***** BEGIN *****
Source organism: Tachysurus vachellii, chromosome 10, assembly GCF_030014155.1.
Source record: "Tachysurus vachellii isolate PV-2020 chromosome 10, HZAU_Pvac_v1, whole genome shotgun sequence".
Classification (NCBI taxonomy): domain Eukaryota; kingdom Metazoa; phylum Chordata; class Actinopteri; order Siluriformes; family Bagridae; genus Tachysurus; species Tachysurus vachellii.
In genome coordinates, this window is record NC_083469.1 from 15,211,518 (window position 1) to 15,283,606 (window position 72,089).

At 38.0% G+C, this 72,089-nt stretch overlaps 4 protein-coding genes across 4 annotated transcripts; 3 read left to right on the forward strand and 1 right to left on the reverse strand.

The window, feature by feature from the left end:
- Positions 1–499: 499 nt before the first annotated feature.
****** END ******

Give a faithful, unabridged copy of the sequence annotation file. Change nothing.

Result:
Source organism: Tachysurus vachellii, chromosome 10, assembly GCF_030014155.1.
Source record: "Tachysurus vachellii isolate PV-2020 chromosome 10, HZAU_Pvac_v1, whole genome shotgun sequence".
Classification (NCBI taxonomy): domain Eukaryota; kingdom Metazoa; phylum Chordata; class Actinopteri; order Siluriformes; family Bagridae; genus Tachysurus; species Tachysurus vachellii.
In genome coordinates, this window is record NC_083469.1 from 15,211,518 (window position 1) to 15,283,606 (window position 72,089).

At 38.0% G+C, this 72,089-nt stretch overlaps 4 protein-coding genes across 4 annotated transcripts; 3 read left to right on the forward strand and 1 right to left on the reverse strand.

The window, feature by feature from the left end:
- Positions 1–499: 499 nt before the first annotated feature.